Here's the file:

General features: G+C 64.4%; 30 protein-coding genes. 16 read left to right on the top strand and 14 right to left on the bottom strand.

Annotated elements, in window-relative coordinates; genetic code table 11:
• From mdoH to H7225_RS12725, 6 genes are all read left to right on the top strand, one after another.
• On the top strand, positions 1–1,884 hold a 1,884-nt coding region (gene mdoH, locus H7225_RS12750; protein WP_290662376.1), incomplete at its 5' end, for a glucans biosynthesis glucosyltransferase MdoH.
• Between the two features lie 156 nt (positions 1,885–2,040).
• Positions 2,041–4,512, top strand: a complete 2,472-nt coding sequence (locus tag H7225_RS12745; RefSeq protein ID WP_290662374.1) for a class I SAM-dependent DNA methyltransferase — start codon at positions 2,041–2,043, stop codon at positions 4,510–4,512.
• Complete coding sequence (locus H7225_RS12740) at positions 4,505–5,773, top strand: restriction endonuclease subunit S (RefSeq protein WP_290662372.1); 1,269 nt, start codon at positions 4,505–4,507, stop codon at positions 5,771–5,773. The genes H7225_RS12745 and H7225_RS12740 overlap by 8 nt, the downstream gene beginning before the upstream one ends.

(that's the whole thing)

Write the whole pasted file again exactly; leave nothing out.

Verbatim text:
General features: G+C 64.4%; 30 protein-coding genes. 16 read left to right on the top strand and 14 right to left on the bottom strand.

Annotated elements, in window-relative coordinates; genetic code table 11:
• From mdoH to H7225_RS12725, 6 genes are all read left to right on the top strand, one after another.
• On the top strand, positions 1–1,884 hold a 1,884-nt coding region (gene mdoH, locus H7225_RS12750; protein WP_290662376.1), incomplete at its 5' end, for a glucans biosynthesis glucosyltransferase MdoH.
• Between the two features lie 156 nt (positions 1,885–2,040).
• Positions 2,041–4,512, top strand: a complete 2,472-nt coding sequence (locus tag H7225_RS12745; RefSeq protein ID WP_290662374.1) for a class I SAM-dependent DNA methyltransferase — start codon at positions 2,041–2,043, stop codon at positions 4,510–4,512.
• Complete coding sequence (locus H7225_RS12740) at positions 4,505–5,773, top strand: restriction endonuclease subunit S (RefSeq protein WP_290662372.1); 1,269 nt, start codon at positions 4,505–4,507, stop codon at positions 5,771–5,773. The genes H7225_RS12745 and H7225_RS12740 overlap by 8 nt, the downstream gene beginning before the upstream one ends.